The Fitch Ratings agency last week announced that it would downgrade its long-term credit rating of the United States from AAA to AA+ with a stable outlook. It forced the stock market rally to take a breather, and drove up interest rates in the housing market.
This is not the first time Fitch has downgraded the U.S. rating. It happened in 2011 under the Obama administration. But some who represent advertising agencies said it is not quite the same circumstances.
Although it has not been determined how the downgrade will affect the advertising industry, as companies and brands make decisions about which media to buy and where to spend budgets, some look back to the last downgrade in 2011 to share opinions.
"There's no simple answer," said Kevin Lee, founder of several companies including Didit, a digital marketing and technology firm. "The main risk is that it continues to drive up interest rates, which indirectly slows marketing investments, since some businesses borrow money to grow."
That could have a "chilling effect on ad spend," he said, pointing to the amount that companies spend on branding and awareness.
Tim Daly, founder of the marketing agency Vincodo, noted that there was no impact in 2011, but digital marketing was in the early stages of adoption. He does not anticipate a major concern unless consumers' confidence slips as a result of the downgrade.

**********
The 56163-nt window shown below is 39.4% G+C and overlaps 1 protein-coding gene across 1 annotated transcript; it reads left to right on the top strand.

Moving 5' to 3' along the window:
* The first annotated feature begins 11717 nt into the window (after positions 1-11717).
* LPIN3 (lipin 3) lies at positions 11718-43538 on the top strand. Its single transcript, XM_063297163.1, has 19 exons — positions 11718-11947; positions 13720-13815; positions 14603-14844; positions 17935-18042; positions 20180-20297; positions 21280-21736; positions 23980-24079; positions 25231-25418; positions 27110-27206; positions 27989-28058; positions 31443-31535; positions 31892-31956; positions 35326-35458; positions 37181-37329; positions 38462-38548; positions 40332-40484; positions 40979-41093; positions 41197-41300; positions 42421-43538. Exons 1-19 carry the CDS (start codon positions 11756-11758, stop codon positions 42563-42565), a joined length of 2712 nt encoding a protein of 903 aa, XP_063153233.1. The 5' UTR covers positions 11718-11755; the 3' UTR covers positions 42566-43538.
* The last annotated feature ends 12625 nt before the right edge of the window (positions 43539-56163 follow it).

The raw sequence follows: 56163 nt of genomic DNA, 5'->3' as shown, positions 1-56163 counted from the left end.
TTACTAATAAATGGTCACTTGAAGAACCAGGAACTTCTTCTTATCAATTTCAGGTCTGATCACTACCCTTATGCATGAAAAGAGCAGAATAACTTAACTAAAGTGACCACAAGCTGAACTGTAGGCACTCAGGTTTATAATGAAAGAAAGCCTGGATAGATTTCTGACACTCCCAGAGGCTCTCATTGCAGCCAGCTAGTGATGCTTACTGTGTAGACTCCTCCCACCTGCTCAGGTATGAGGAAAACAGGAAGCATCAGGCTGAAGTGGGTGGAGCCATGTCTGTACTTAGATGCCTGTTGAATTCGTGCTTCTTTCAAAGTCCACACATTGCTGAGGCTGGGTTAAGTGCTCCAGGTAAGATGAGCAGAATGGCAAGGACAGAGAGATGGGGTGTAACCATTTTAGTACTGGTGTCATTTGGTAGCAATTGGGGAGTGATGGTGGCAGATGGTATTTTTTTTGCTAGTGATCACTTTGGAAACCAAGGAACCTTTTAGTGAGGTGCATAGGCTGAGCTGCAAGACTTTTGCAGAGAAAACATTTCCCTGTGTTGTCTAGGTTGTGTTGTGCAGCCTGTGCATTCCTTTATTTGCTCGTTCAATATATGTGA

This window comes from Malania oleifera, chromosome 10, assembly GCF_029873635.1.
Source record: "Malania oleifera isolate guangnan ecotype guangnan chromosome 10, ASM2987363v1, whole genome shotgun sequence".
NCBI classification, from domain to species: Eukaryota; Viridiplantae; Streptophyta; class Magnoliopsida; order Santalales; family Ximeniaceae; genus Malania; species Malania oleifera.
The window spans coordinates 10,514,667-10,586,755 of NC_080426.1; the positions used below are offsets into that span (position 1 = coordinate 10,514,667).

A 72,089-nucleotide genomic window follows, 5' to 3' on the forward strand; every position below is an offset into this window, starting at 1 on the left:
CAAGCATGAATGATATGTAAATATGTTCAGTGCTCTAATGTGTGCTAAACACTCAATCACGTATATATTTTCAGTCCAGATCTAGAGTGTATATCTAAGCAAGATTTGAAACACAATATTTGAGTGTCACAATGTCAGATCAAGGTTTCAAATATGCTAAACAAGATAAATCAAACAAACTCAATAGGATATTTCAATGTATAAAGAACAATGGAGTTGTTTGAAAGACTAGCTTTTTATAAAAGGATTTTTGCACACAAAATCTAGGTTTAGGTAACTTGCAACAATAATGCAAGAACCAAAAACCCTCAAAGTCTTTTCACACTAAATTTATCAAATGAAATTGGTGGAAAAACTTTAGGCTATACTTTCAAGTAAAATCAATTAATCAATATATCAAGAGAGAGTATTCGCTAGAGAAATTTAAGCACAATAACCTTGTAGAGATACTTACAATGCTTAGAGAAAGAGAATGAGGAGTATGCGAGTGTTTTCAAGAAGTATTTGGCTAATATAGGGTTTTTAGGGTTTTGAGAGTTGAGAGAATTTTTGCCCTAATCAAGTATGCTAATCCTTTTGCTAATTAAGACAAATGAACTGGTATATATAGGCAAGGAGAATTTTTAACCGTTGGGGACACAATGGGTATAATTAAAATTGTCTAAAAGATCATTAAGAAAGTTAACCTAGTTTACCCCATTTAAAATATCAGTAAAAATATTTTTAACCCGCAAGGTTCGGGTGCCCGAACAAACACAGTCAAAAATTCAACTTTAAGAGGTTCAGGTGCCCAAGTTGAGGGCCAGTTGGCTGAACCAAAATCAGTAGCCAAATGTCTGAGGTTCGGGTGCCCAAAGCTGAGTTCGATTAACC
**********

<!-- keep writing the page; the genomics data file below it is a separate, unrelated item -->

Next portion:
Paul Darling, NP Digital CFO, called the downgrade a "macro-economic decision" that many people may not have heard about or understand. "I don’t think this decision on its own will have any meaningful impact on advertising and marketing spend," he said. "Moody's also said that U.S. treasury bonds are still the safest asset on the planet. If anything, any impact from this will be further down the road, rather than immediate."
Darling said that other economic indicators and factors, both positive and negative, may have a greater influence on consumers and companies in terms of spending. Current consumer behavior is contradictory to what might be expected.
Positive economic indicators point to rising stock markets, low unemployment, increased wages and some signs of lower inflation.
Darling says these indicators present a more bullish outlook for consumers and for NP Digital's clients and brands that continue to spend on marketing and advertising.
The one caveat is an increase in interest rates. That is one change that hits closest to home for most consumers and adds to the high inflation experienced during the past 12 months, although it has come down a bit. This has all led to decreased consumer sentiment, Darling said.
"I have no doubt that this has caused advertisers to be more cautious on how and where they spend, and perhaps more so, especially for the small and medium-size businesses whose priority is to preserve cash flow," he said. "So, I don’t think the latest downgrade will make a huge difference to how advertisers will behave, but we will continue to see some element of caution from our clients similar to what we have been experiencing in the past six to nine months."